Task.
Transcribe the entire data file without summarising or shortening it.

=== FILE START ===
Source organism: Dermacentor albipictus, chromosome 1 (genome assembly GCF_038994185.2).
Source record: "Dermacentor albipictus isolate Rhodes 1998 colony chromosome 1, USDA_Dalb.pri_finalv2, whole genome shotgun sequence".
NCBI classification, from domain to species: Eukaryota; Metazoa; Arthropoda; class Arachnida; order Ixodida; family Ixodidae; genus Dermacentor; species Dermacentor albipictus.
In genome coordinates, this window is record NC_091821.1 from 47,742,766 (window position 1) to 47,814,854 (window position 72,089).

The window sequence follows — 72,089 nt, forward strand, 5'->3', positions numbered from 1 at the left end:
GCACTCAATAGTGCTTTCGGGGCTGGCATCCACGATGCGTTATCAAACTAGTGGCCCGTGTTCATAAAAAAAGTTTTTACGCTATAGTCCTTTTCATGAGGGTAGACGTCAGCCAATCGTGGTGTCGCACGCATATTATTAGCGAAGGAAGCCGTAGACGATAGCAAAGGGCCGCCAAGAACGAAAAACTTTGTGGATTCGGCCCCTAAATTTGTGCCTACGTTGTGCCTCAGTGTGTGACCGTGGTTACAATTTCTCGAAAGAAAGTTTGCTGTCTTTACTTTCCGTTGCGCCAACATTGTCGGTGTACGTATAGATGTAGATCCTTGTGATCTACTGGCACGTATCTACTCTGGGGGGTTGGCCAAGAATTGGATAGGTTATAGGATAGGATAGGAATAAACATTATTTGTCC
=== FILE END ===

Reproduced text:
Source organism: Dermacentor albipictus, chromosome 1 (genome assembly GCF_038994185.2).
Source record: "Dermacentor albipictus isolate Rhodes 1998 colony chromosome 1, USDA_Dalb.pri_finalv2, whole genome shotgun sequence".
NCBI classification, from domain to species: Eukaryota; Metazoa; Arthropoda; class Arachnida; order Ixodida; family Ixodidae; genus Dermacentor; species Dermacentor albipictus.
In genome coordinates, this window is record NC_091821.1 from 47,742,766 (window position 1) to 47,814,854 (window position 72,089).

The window sequence follows — 72,089 nt, forward strand, 5'->3', positions numbered from 1 at the left end:
GCACTCAATAGTGCTTTCGGGGCTGGCATCCACGATGCGTTATCAAACTAGTGGCCCGTGTTCATAAAAAAAGTTTTTACGCTATAGTCCTTTTCATGAGGGTAGACGTCAGCCAATCGTGGTGTCGCACGCATATTATTAGCGAAGGAAGCCGTAGACGATAGCAAAGGGCCGCCAAGAACGAAAAACTTTGTGGATTCGGCCCCTAAATTTGTGCCTACGTTGTGCCTCAGTGTGTGACCGTGGTTACAATTTCTCGAAAGAAAGTTTGCTGTCTTTACTTTCCGTTGCGCCAACATTGTCGGTGTACGTATAGATGTAGATCCTTGTGATCTACTGGCACGTATCTACTCTGGGGGGTTGGCCAAGAATTGGATAGGTTATAGGATAGGATAGGAATAAACATTATTTGTCC